On the one hand, the Eagles drafted Hargrave’s successors in Jordan Davis, Seumlo in Cam Jurgens, and Edwards in Nakobe Dean.

If those rookies are as good as advertised, they’ll benefit from sitting behind those starters in 2022 and ready to step up without a significant decline.

The Eagles will have to find a replacement for White, whether that’s going with Shaun Bradley or Davion Taylor, or signing a low-cost veteran free agent – just like White was last season.

And safety wise, the Eagles appear to be trying hard to sign Gardner-Johnson.

If Gardner-Johnson remains, he could replace Eps, who was the starter for the first time last season, with either Reed Blankenship or K’Veon Wallace. If he leaves, the Eagles could have cap room to find a free agent replacement.

As Rosman often says, it’s been a long off-season. Bradberry, for example, did not become available until last May when the Giants released him.

Because it was so late in the process, Bradberry signed a one-year Probation deal below market. He proved it with an All Pro season.

Certainly, it will be difficult to replace Hargrave, who had a career-high 11 sacks. But Hargrave signed with the 49ers at an average annual price of $21 million per season, and he’s 30 years old. The Eagles weren’t going to that match. So they will have to either draft or use a late free agent to help fill that void.

This brings us to another point.

If the Eagles learned one thing from their loss to the Chiefs in the Super Bowl, it’s that they don’t need a Super Bowl defense to win the Super Bowl.

All they need is a defense that can make a crucial stop. The Eagles spent big in 2022 to get that defense going, with Cox and Hargrave counting on $27 million each, and Slay and Bradberry counting on $27 million on the cap as well.

Sure, that got the Eagles the No. 2-ranked defense in the NFL, with a franchise-record 70 sacks, just 2 short of the NFL record.

very impressive.

But they could not prevent Mahomes from rushing for 26 yards and going down late in the fourth quarter due to a sprained ankle. And they couldn’t keep either Skye Moore or Kadarius Toney from getting wide open for short touchdown receptions with the game on the line.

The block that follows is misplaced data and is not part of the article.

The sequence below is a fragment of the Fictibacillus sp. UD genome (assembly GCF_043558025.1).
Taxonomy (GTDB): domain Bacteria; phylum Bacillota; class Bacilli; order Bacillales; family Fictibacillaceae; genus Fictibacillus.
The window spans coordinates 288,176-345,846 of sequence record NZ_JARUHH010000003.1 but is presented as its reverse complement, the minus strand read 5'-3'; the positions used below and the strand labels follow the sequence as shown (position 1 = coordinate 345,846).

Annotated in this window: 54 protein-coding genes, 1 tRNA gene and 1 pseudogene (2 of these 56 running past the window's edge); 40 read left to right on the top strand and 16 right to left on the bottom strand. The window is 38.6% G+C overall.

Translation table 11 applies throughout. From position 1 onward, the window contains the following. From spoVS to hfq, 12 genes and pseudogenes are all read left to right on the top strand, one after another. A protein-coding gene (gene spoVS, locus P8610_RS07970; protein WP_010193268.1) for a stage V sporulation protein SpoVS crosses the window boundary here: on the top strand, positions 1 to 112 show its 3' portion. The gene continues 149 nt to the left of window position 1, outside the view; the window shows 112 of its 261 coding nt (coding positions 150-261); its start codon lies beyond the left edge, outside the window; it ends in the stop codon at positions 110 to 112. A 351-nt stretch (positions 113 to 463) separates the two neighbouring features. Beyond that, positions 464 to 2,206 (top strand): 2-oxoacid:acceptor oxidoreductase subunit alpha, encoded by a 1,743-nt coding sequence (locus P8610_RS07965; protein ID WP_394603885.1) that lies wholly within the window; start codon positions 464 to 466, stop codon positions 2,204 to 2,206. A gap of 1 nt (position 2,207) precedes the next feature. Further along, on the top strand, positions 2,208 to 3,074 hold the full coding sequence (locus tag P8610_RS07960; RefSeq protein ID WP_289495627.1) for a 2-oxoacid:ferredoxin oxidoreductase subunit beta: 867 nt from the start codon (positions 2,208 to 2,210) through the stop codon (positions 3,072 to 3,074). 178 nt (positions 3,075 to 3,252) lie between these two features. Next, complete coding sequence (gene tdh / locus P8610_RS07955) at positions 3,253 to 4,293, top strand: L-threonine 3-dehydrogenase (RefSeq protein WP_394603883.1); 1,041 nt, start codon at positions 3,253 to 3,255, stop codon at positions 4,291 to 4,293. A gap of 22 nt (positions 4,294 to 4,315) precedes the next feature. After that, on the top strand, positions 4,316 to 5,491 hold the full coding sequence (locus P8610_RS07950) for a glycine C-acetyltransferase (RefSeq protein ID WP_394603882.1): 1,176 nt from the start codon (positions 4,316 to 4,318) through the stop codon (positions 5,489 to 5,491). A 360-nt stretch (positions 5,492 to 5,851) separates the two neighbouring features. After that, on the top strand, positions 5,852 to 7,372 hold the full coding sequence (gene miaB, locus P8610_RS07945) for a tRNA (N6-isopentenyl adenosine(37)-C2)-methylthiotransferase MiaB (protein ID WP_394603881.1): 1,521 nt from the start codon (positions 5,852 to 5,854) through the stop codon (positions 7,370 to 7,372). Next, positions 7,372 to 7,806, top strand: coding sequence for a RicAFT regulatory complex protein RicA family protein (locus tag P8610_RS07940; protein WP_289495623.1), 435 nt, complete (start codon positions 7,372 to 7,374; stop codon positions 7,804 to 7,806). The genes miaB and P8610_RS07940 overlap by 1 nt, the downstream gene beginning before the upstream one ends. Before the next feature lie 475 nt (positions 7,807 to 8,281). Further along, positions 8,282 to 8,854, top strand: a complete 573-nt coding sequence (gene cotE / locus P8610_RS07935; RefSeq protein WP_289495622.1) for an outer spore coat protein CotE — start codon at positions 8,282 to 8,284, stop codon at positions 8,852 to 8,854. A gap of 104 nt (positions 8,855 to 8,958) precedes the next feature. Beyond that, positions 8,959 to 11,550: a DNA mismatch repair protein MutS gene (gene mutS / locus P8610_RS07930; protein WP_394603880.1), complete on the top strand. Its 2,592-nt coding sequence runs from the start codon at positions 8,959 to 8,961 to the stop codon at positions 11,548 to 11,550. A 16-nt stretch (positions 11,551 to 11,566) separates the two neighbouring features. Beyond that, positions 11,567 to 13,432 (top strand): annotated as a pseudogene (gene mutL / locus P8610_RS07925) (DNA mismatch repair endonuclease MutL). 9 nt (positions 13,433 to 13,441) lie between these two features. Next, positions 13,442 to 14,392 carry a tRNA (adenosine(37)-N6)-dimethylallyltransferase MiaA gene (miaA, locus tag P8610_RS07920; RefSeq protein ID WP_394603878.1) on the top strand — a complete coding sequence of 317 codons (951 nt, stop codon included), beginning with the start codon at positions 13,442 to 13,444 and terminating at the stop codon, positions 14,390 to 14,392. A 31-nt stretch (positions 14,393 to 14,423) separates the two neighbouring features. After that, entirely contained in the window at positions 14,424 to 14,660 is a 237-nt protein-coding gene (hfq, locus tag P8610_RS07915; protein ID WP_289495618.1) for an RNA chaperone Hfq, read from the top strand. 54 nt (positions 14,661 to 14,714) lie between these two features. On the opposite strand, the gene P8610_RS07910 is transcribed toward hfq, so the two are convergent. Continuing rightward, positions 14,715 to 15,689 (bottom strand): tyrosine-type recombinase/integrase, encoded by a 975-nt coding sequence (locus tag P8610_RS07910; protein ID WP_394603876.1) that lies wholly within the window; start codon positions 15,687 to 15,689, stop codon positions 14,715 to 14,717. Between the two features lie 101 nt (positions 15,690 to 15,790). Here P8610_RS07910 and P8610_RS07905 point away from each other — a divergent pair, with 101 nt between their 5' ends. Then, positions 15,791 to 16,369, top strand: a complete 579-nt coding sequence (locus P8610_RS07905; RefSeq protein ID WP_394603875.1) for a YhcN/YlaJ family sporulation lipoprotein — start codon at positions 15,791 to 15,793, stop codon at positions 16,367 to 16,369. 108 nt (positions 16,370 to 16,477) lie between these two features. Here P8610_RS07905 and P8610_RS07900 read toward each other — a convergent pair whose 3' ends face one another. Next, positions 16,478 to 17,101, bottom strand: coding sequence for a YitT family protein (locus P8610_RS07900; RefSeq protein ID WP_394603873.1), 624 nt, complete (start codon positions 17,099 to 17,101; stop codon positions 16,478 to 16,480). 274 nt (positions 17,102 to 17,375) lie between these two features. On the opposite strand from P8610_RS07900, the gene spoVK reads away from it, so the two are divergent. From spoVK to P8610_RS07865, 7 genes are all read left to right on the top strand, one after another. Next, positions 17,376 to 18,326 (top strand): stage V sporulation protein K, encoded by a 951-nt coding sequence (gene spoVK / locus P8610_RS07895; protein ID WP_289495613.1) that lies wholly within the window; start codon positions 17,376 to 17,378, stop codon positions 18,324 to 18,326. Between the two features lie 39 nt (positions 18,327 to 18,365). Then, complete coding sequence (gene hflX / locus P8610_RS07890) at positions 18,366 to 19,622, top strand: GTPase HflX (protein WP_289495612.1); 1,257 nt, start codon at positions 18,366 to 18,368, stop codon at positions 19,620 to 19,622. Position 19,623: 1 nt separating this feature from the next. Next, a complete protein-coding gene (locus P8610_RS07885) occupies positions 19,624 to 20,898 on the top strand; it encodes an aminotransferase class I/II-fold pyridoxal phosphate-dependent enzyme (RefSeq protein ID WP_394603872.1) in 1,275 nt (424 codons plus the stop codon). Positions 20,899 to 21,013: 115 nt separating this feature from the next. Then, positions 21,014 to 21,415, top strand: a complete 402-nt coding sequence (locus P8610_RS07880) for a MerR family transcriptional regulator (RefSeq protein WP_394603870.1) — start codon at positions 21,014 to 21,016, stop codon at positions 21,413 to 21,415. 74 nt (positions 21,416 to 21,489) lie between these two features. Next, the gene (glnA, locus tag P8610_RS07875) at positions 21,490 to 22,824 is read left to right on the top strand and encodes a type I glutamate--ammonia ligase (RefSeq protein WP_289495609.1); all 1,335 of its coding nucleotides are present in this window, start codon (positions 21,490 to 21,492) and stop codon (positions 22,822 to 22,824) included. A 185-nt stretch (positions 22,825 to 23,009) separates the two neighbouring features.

All of this is to say that games are won by offense, and for the Eagles, that is led by Hurts.

The Eagles are still unbeaten because they have Hurts, who threw for 3,701 yards and ran for 760, and was responsible for 35 total touchdowns. That doesn’t change with the oft-injured Rashaad Penny running back in Sanders’ place.

Penny averaged 5.7 yards per carry in his career. Think how much he will average with the Hearts as a running threat, not to mention a star-studded offensive line with the addition of right tackle Lane Johnson with Kelce for his 13th season.

Sure, signing Penny is somewhat of a gamble since he hasn’t played more than 10 games in a season since his rookie year of 2017. Sanders is getting a four-year deal worth $25 million.

Top receivers AJ Brown, Devonta Smith and Dallas Goedert are signed through at least 2025, assuming the Eagles pick up Smith’s fifth-year option next season, a virtual certainty.

Roseman knew that departure was a possibility. But he also identified the players he wanted to keep. It could also be Gardner-Johnson.

The injury and offense are more than enough to offset the other losses.

Contact Martin Frank at [email protected] Follow on Twitter @Mfranknfl.

This article was originally published on the Delaware News Journal: Why The Jalen Hurts Contract Won’t Keep The Eagles From Keeping Most Of Their Top Players